| Alumni Profile • Tracy Ediger '95
One of the family
Tracy Ediger '95 manages four youth soccer teams in Clarkston, Ga. She secures equipment, schedules playing fields and referees, and drives the team bus. She also tutors the players in math and English, takes them to doctors' appointments, and helps their parents budget meager incomes and negotiate scores of other daily-life-in-America tasks. It's more than a 50- to 60-hour-a-week job. It's a family—the Fugees Family.
In the past 20 years, about 2,000 refugees each year, most of them from camps in countries such as Afghanistan and Sudan, have been resettled in Atlanta, usually in small towns like Clarkston, east of Atlanta. The refugees receive 90 days of government assistance, and then they're on their own.
"It's really sobering, all that it takes to survive in the U.S.," Ediger said of the refugee families she works with. They come with little or no knowledge of English, let alone computers, ATMs and shopping malls.
Ediger was introduced to the community of world refugees at Jubilee Partners, an intentional Christian community in Comer, Ga., which welcomes refugees for a two-month stay before they're resettled. A volunteer at Jubilee for parts of 2004, 2005 and 2006, Ediger grew close to a Congolese woman and her six children and visited them after they were resettled. Two of the boys had joined a soccer team called the Fugees, and they introduced Ediger to their coach.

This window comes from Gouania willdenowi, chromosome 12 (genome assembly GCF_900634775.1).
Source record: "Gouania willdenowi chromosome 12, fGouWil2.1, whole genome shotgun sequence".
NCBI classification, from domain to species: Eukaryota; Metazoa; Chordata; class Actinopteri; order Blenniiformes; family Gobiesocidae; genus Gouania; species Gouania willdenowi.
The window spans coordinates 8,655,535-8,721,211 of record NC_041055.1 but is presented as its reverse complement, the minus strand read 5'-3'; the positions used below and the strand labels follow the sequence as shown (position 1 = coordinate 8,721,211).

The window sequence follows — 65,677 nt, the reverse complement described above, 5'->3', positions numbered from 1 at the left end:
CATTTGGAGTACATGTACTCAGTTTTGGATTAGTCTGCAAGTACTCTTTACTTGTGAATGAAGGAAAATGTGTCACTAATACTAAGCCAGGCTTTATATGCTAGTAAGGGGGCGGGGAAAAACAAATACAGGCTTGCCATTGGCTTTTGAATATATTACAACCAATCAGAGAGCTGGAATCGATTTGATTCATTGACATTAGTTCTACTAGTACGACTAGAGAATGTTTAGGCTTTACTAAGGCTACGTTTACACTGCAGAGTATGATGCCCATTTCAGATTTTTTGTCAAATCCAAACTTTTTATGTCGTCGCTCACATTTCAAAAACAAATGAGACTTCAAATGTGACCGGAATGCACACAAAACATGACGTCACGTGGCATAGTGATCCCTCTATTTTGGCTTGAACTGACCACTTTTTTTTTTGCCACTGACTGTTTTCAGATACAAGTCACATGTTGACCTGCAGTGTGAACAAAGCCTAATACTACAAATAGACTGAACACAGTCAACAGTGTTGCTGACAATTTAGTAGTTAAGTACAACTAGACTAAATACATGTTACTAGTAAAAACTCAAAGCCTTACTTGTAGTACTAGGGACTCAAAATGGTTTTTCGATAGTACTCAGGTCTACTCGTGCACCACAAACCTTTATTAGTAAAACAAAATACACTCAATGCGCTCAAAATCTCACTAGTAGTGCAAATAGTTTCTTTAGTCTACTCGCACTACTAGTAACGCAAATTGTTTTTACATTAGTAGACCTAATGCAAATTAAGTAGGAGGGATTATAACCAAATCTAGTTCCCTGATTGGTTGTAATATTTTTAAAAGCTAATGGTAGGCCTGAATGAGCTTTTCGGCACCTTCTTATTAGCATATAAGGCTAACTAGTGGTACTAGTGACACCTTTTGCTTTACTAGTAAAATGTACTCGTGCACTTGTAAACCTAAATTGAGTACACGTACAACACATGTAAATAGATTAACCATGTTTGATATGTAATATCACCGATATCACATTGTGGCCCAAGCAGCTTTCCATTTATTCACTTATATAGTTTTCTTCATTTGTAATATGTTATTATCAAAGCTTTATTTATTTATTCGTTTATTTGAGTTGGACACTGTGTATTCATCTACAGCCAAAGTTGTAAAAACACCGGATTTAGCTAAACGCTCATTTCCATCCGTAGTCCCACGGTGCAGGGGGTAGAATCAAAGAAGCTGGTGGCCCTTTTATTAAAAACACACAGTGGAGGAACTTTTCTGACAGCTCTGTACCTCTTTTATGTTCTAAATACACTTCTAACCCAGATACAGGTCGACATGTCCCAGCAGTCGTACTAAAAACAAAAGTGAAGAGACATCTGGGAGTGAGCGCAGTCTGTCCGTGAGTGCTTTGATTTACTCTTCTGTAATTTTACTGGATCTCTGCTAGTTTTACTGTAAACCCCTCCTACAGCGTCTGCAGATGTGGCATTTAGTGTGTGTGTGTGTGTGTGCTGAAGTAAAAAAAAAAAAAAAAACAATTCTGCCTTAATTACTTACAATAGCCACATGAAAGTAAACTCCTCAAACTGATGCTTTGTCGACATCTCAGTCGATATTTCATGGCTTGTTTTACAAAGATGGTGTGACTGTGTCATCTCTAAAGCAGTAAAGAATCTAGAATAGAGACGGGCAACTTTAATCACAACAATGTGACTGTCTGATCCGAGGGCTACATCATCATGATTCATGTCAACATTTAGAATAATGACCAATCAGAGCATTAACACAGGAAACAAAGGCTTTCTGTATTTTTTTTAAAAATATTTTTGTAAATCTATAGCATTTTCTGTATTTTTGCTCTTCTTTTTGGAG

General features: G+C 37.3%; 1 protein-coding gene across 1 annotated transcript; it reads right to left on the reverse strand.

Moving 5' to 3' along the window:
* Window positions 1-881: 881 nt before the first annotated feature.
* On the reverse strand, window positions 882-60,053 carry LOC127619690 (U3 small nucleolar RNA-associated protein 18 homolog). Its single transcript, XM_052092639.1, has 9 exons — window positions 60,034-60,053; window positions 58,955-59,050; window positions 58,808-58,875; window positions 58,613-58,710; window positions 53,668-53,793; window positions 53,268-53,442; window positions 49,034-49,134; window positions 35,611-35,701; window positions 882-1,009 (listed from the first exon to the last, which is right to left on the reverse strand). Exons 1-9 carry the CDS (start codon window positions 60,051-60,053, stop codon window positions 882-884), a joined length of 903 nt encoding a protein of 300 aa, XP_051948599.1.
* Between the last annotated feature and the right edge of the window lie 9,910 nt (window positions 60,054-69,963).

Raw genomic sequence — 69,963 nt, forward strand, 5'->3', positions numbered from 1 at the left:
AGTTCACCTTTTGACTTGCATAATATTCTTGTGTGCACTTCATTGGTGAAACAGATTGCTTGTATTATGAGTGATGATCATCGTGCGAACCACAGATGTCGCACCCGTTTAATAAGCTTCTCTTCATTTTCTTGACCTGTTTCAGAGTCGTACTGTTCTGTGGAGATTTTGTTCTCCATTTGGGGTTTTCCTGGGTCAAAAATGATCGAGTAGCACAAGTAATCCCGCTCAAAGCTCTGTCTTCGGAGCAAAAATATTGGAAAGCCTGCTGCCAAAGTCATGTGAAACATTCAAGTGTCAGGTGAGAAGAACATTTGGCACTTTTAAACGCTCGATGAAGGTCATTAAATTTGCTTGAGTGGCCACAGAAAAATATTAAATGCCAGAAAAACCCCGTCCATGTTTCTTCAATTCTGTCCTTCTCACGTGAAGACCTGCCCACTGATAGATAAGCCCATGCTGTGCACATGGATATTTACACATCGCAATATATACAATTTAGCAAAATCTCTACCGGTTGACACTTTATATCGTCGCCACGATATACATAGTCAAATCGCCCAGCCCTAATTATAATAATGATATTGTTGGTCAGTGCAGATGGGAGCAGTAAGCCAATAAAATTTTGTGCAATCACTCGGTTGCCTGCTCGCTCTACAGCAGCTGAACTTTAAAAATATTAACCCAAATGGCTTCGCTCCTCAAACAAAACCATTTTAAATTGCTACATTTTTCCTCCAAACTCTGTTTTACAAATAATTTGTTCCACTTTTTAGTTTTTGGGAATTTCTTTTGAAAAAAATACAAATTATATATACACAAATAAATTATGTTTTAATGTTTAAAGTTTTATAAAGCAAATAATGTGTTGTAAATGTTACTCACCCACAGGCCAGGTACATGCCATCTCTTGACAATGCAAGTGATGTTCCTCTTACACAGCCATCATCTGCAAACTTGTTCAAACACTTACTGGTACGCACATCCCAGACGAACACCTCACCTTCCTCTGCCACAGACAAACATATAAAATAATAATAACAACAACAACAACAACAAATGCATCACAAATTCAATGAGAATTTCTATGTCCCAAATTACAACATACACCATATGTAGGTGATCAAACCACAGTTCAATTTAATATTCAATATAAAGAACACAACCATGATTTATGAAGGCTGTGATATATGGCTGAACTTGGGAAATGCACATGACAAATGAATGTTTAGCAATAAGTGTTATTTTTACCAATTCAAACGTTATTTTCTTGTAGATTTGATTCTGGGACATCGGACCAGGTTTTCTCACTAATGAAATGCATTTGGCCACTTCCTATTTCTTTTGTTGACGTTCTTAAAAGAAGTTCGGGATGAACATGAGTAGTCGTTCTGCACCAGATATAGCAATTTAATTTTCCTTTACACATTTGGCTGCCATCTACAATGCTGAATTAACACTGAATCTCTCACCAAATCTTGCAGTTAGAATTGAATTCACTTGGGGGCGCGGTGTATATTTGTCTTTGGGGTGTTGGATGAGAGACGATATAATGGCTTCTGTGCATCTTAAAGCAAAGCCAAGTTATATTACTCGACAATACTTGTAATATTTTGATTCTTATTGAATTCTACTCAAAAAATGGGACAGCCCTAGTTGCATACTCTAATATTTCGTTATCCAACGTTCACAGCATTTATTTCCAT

By the summer of 2006, that coach—Jordanian-born Luma Mufleh—had invited Ediger to help her realize her vision of a more formal support system for the Fugees and their families. Last October they registered a nonprofit organization, Fugees Family, to do just that.
Fugees Family still has soccer at its center: now three select teams for boys ages 9 to 17 and one team for girls 10 to 14. All sign a 12-point contract that commits them to not only abstain from drugs, alcohol and bad language, but also to attend 90-minute tutoring sessions four days a week after practice. Composed of players who come to tryouts in hiking boots or flip-flops, the Fugees contend against opponents whose parents pour thousands of dollars per player per year into equipment, coaching and camps. And the Fugees win-a lot.
"Their lives here are hard," Ediger said, "and as survivors of war they've seen horrific things. But they're resilient and tough. Playing soccer gives our kids an outlet, a chance to be normal kids and to be good at something. It also gives us an opportunity to encourage them to work at their academics and improve their behavior. We use soccer as a tool to help them grow into responsible adults."
Ediger concedes that the extent of their involvement in players' lives makes her and Mufleh like "supplemental parents. It's strange to explain in Western culture, where we are so individualistic." But it's not strange at all, she says, in the cultures from which Fugees come. There the village really does raise the child.
The village also helps the whole family, which explains why soon after Mufleh began coaching the soccer team she also started a for-profit cleaning business, Fresh Start, to employ Fugee parents at a livable wage. It explains why the nonprofit Fugees Family, besides academic tutoring, also offers classes in job skills and health, and why a task force is investigating better housing options.
In short, Fugees find every dimension of their lives embraced by the Family, because, Ediger said, "after spending time with these kids you want the best for them in every way."
Learn more about Fugees Family at www.fugeesfamily.org.
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